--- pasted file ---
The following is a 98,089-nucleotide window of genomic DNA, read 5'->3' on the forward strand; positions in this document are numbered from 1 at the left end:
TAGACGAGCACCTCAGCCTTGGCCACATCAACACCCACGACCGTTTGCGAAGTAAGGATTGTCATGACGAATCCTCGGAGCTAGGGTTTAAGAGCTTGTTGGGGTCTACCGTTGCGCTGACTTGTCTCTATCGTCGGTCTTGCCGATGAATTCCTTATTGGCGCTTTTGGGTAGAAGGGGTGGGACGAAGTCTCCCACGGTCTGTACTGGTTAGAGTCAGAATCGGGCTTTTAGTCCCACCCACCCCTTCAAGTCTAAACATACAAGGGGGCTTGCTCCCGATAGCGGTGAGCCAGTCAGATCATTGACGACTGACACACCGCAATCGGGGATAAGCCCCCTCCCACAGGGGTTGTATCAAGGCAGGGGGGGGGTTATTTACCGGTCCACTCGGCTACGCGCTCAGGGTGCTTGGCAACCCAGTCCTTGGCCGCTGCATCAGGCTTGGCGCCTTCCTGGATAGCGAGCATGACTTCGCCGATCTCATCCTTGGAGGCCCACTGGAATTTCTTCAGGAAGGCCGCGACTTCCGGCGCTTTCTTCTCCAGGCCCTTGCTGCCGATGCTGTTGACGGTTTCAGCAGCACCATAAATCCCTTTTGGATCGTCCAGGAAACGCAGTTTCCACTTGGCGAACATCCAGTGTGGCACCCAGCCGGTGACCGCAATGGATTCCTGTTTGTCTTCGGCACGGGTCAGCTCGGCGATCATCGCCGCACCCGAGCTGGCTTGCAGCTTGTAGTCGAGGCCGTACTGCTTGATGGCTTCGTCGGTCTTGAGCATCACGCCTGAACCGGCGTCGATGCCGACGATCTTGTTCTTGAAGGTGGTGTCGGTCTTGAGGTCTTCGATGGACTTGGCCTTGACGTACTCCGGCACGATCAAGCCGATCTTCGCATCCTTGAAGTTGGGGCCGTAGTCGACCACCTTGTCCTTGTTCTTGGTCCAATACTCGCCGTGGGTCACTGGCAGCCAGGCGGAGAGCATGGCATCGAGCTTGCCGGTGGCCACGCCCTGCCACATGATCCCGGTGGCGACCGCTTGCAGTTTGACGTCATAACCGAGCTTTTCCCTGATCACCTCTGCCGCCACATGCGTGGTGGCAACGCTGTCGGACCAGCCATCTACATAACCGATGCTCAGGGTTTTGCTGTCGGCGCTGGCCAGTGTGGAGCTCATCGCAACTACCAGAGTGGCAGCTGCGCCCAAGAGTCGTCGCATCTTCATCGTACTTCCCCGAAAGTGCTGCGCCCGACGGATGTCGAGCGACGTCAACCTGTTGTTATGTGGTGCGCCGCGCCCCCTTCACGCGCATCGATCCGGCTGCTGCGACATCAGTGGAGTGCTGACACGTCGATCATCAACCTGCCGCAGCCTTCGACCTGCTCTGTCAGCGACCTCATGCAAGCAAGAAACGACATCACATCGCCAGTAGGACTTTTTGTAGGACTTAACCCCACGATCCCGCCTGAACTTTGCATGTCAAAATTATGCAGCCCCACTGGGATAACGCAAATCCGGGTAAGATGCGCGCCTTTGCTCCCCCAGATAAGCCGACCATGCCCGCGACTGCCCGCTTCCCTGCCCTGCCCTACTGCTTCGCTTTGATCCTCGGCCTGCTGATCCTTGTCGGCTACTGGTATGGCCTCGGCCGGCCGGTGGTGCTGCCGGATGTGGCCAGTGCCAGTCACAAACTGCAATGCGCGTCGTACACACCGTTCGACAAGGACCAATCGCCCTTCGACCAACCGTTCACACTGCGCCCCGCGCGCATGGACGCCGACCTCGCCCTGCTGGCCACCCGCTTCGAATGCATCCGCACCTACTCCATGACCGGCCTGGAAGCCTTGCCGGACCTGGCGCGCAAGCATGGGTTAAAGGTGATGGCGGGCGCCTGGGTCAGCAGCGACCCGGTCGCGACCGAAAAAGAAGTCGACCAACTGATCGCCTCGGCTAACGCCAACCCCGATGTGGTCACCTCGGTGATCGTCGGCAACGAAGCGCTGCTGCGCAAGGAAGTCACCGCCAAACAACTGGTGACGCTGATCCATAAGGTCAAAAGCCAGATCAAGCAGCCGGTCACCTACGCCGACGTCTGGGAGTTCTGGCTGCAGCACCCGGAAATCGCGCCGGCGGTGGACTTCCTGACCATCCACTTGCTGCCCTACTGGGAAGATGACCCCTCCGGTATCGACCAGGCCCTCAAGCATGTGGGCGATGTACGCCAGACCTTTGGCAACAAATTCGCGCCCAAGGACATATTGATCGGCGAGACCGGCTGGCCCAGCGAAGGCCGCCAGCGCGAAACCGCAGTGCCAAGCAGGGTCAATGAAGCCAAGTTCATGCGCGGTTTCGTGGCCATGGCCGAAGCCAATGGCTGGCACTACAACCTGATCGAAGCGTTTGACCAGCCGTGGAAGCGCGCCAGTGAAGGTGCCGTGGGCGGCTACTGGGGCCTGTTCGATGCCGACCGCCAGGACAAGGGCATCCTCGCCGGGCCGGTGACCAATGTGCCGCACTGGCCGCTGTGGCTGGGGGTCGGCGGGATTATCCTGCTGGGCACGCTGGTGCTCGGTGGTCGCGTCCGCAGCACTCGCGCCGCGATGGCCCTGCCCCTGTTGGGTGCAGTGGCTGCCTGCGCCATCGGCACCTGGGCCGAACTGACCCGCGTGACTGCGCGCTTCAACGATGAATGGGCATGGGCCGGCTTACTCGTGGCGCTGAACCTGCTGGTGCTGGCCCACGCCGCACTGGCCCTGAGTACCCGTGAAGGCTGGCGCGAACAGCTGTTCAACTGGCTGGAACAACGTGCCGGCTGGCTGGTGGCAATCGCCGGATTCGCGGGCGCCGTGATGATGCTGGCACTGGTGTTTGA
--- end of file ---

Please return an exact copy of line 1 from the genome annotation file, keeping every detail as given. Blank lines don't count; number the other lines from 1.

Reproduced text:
The following is a 98,089-nucleotide window of genomic DNA, read 5'->3' on the forward strand; positions in this document are numbered from 1 at the left end: